Furry Friends Enhance Hospice Patient’s Care

For anyone that has owned animals, we know they are usually more than just pets.  To most people, their pet becomes an integral part of their family dynamic.  Now imagine you are a hospice patient and no longer able to care for your pet.  You have lost one more valuable relationship, just as you need companionship the most.

One of our most prized volunteers, Shiner, is here to help fill the void.  He is a five and a half year old, 60 pound, Silken Windhound partner at Central Oregon’s Heart ‘n Home Hospice and Palliative Care.  Shiner is a trained and certified therapy dog.  He and his owner, Jackie Koski, visit patients in care homes where residents have had to give up their own pets.

Pet therapy, also known as animal-assisted therapy, dates back to the 1800’s.  Florence Nightengale observed that patients exposed to animal companionship showed greatly reduced levels of anxiety and stress.  Today we have documented studies showing the benefits of close companionship with pets on those at their end-of-life journey.  Some of the documented physical benefits are reduced blood pressure, reduced pain and an increase in overall comfort. Emotional benefits include decreased loneliness, depression and anxiety.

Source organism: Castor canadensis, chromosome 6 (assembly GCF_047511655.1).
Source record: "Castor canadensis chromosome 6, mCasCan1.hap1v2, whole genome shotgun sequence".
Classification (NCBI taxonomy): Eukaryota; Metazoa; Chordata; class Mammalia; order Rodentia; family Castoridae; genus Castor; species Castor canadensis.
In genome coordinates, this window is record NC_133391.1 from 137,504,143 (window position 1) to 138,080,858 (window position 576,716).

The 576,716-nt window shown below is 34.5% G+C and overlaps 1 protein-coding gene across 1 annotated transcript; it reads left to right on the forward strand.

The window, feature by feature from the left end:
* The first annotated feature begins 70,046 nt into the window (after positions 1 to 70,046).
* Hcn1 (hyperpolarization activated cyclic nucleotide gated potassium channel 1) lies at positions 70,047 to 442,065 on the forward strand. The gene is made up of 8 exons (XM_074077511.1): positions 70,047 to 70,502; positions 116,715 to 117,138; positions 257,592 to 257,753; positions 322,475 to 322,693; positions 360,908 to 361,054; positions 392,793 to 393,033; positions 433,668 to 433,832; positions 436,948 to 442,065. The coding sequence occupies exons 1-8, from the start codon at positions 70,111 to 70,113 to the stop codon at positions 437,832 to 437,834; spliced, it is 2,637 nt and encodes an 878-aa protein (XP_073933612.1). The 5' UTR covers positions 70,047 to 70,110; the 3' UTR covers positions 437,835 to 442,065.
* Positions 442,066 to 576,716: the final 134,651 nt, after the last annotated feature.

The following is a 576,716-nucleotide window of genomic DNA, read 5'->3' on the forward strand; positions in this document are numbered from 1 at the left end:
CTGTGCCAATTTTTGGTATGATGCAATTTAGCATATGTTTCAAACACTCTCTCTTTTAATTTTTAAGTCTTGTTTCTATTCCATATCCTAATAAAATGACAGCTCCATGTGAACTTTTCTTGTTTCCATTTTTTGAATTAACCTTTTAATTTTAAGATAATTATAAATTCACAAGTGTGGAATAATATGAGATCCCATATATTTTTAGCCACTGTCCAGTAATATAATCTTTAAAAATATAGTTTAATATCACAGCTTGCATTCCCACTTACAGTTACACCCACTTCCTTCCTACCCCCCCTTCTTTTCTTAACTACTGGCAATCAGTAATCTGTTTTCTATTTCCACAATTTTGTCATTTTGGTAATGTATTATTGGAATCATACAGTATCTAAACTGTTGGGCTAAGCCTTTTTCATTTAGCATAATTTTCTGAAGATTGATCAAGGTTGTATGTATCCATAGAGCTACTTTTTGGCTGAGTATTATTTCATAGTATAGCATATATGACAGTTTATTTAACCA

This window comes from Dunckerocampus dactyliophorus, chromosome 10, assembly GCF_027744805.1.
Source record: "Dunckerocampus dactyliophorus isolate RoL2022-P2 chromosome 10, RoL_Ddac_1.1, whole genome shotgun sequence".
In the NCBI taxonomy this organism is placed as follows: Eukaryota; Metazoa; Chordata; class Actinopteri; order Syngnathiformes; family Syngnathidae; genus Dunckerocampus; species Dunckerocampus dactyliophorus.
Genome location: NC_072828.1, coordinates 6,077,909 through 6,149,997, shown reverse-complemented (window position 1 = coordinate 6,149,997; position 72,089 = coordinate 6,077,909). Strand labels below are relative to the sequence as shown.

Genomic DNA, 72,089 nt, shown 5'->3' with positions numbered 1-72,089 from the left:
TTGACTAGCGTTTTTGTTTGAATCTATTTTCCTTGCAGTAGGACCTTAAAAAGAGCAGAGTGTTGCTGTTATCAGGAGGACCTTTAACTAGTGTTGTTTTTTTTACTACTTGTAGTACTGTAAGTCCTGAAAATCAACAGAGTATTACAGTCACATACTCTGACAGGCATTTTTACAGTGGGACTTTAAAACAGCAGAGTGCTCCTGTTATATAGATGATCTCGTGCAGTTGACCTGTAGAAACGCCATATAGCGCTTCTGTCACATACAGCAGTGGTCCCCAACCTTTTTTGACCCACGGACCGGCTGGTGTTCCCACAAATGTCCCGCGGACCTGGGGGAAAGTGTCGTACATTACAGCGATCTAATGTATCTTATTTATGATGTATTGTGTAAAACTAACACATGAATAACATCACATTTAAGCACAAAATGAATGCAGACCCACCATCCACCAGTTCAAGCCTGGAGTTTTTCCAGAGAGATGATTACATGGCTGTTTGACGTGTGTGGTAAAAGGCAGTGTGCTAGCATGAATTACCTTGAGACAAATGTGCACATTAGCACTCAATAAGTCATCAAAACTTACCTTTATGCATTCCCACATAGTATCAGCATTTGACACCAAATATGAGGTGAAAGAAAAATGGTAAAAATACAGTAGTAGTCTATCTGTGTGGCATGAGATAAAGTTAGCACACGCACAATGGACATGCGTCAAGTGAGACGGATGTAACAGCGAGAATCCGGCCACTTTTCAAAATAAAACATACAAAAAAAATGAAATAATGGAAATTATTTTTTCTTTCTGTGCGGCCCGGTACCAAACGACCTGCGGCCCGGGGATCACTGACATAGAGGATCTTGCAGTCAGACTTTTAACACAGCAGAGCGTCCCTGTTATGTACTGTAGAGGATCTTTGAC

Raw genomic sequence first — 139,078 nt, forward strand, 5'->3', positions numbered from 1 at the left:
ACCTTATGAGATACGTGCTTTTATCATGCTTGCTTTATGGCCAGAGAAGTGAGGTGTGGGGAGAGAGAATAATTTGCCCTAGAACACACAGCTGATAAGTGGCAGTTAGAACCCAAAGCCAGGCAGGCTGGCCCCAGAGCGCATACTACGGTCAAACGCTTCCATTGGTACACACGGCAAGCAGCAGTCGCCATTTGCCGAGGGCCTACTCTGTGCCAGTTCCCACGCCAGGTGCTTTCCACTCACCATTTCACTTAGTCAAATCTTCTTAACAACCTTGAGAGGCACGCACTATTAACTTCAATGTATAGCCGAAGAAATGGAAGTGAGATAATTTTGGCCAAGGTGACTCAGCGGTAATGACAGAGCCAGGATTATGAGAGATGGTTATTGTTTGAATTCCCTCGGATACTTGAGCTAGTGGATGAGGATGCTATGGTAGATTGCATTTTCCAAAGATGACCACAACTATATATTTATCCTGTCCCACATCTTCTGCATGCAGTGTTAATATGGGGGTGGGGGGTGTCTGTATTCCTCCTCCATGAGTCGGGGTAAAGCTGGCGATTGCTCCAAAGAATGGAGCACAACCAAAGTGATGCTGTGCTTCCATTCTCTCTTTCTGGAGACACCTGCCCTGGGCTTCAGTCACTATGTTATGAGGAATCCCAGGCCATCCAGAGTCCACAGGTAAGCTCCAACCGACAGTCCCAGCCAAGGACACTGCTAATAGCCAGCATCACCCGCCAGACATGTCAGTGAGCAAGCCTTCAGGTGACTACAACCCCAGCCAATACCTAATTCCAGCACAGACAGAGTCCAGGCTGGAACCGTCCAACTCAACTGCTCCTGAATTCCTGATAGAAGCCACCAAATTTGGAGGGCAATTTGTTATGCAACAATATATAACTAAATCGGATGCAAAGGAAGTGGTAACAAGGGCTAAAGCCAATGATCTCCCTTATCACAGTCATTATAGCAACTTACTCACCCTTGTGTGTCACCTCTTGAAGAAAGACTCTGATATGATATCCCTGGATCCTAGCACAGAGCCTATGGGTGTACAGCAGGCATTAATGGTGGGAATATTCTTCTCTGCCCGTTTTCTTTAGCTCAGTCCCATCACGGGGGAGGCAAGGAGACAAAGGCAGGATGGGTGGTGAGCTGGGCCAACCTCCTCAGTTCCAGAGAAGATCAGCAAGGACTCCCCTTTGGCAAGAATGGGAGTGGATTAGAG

Koski loves doing things with her dogs and wanted to share them with others.  She received an email asking if she would be interested in pet therapy.  “Before I knew it, I was working toward training my first therapy dog, Glacier, and attending a Heart ‘N Home training class for volunteers.  I realized Shiner would love having a job also, so he went through obedience training and testing which he passed with flying colors.”

Shiner has had a special connection with one of his first patients.  The patient was non-verbal.  One day while Shiner was visiting, she decided to say a few words, “beautiful dog.”  From then on, she would say a word or two whenever Shiner visited.  Shiner brought new meaning and peace into her life. 

What does Shiner love about his job?  Shiner would say, “I love when my mom gets out my pet therapy vest and says, let’s go to work.  I get excited to go to work because I know that I will get a lot of pats and hugs and a treat of Puppachino from Starbucks.”

For Koski, the visits have a deeper meaning.  “My mother passed away from Pancreatic cancer.  While caring for her, I realized there are so many people that could benefit from seeing a pet and having someone visit with them.”  

Heart ‘n Home is fortunate to have these wonderful volunteers. To learn more about Volunteering with hospice, click here.

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